Here are just a few material considerations to research before getting started on your kitchen or bath renovation.
Bamboo is a very sustainable material. It reaches maturity within five years, and regenerates from its original root system, never needing replanting.
Wood is a wonderful material for butcher-block counter tops and flooring.
Concrete countertops are increasingly popular in contemporary settings. They are considered greenest when locally fabricated and when mixed with cement alternatives and recycled aggregates.
Quartz surfaces are easily maintained and have an endless lifecycle. Additionally, they are available in a wide variety of colors.
Hardwoods and Bamboos are a favorite flooring choice for the eco- conscious homeowner. If the material is FSC certified or reclaimed then it is considered to be an environmentally responsible product.
Marmoleum or Linoleum tile is constructed of Linseed oil, jute, limestone and other natural components that collectively provide for an incredibly strong and durable flooring product.
Cork is not only sustainable and renewable (like bamboo), but is extremely soft and comfortable under foot.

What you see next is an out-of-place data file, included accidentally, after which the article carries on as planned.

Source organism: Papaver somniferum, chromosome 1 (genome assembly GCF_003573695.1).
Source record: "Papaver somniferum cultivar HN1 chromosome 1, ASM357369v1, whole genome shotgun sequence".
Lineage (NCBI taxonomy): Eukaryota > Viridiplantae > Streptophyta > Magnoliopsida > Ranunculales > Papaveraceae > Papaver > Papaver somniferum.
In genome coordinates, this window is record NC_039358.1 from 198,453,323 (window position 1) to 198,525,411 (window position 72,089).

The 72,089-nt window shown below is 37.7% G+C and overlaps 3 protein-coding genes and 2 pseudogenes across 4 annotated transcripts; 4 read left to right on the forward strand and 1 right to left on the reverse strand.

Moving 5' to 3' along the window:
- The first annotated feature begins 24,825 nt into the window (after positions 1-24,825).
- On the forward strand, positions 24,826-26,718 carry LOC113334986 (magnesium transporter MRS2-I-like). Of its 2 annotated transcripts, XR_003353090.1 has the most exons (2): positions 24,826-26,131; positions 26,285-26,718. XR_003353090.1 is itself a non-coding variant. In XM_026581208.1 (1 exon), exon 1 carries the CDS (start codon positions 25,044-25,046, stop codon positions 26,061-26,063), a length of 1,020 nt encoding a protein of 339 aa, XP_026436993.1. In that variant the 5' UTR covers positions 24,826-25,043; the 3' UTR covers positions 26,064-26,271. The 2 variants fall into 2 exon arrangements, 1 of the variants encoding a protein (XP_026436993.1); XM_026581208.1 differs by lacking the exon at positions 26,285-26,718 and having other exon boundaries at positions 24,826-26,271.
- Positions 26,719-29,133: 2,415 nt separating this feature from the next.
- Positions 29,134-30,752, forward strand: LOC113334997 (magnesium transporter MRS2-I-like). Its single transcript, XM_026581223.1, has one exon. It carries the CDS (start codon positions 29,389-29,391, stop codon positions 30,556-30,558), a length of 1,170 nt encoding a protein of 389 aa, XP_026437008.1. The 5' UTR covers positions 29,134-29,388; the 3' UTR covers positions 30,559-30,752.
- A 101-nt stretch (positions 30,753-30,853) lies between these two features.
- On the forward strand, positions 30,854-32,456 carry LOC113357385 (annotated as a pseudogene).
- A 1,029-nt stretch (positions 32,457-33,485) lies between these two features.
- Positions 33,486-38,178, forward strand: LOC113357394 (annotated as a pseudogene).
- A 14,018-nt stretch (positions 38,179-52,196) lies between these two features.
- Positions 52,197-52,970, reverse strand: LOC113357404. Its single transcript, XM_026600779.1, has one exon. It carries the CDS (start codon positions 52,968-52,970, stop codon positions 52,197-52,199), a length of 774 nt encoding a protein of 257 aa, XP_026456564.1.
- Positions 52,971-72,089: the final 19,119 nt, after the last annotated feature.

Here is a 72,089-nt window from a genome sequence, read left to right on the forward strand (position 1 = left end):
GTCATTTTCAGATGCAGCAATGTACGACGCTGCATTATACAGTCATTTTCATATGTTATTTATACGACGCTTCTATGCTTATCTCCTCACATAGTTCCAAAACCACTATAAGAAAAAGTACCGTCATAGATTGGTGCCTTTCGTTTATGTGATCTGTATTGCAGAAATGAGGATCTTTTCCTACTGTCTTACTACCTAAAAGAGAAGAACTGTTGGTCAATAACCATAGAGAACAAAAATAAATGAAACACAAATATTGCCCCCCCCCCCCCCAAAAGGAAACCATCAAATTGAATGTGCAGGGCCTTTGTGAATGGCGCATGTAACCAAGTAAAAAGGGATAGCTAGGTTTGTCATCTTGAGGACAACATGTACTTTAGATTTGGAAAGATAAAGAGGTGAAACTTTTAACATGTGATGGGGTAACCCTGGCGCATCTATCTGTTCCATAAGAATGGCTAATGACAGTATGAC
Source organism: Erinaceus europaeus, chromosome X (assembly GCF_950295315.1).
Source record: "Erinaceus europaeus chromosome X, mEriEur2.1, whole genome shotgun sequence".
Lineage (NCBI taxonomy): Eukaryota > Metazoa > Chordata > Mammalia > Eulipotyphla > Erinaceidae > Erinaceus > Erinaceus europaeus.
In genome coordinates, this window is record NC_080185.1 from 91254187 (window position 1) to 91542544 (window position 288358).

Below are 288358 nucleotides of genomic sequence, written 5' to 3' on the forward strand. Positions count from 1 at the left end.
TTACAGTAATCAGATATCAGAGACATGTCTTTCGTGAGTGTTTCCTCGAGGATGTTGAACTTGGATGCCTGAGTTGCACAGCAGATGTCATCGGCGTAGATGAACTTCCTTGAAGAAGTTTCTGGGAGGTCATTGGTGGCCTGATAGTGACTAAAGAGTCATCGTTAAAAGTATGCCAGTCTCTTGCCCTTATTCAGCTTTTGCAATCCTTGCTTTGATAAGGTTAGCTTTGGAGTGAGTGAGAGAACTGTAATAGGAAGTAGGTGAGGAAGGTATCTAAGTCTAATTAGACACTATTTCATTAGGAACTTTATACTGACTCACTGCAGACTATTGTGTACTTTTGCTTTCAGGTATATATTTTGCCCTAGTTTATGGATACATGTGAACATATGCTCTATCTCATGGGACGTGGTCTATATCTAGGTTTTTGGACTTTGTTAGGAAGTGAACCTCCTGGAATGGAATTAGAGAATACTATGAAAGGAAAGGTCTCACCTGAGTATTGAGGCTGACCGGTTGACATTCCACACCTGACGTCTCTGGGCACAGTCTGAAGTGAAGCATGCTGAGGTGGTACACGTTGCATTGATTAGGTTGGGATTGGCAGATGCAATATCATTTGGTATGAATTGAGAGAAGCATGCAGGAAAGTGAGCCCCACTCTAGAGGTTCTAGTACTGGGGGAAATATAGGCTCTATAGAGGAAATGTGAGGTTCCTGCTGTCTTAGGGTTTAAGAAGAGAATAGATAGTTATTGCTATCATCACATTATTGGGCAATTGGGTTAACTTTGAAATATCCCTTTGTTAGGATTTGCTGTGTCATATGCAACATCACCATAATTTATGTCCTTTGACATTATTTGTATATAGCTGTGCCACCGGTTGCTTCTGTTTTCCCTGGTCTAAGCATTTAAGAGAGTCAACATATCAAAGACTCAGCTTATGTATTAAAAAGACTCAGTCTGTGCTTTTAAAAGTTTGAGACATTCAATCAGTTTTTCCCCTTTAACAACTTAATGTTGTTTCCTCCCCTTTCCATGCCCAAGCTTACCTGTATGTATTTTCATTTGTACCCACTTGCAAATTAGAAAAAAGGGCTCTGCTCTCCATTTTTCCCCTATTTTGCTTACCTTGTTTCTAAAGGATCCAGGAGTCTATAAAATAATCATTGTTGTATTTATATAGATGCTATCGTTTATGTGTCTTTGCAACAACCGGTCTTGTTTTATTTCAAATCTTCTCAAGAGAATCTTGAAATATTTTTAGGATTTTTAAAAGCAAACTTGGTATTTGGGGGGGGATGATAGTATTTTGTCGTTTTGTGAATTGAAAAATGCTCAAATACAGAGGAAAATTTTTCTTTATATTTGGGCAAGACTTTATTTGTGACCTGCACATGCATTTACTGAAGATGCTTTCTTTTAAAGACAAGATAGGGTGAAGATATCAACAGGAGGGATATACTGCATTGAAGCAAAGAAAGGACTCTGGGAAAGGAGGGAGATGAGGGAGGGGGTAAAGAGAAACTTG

Wool carpeting is naturally stain-resistant, highly durable and free of any chemical additives – only the natural oils in the sheep’s wool. With regular maintenance, it can last up to 50 years and, once discarded, is biodegradable.
Kitchen cabinetry can easily be refaced or repainted with low or zero VOC (Volatile Organic Compounds) paints and products. If however they no longer fit into your renovation plans, then consider re-using them somewhere else in your home or donate them to your local Habitat For Humanity Re-Store.
FSC and sustainable woods that are formaldehyde free – and finished with a low VOC sealant – are a green alternative to recycling your old cabinets. Another wonderful material to consider is a veneered wheat board composite. The straw fibers are combined with a formaldehyde free resin and then painted with low or zero VOC paints.
Solid core passage doors are also available in wheat straw and FSC certified woods. They, too, are formaldehyde free.
Finally, when it comes to the finishing touches and furnishing your home, look for environmentally sustainable and eco-chic pieces. Do some online research and you’ll find the resources are endless.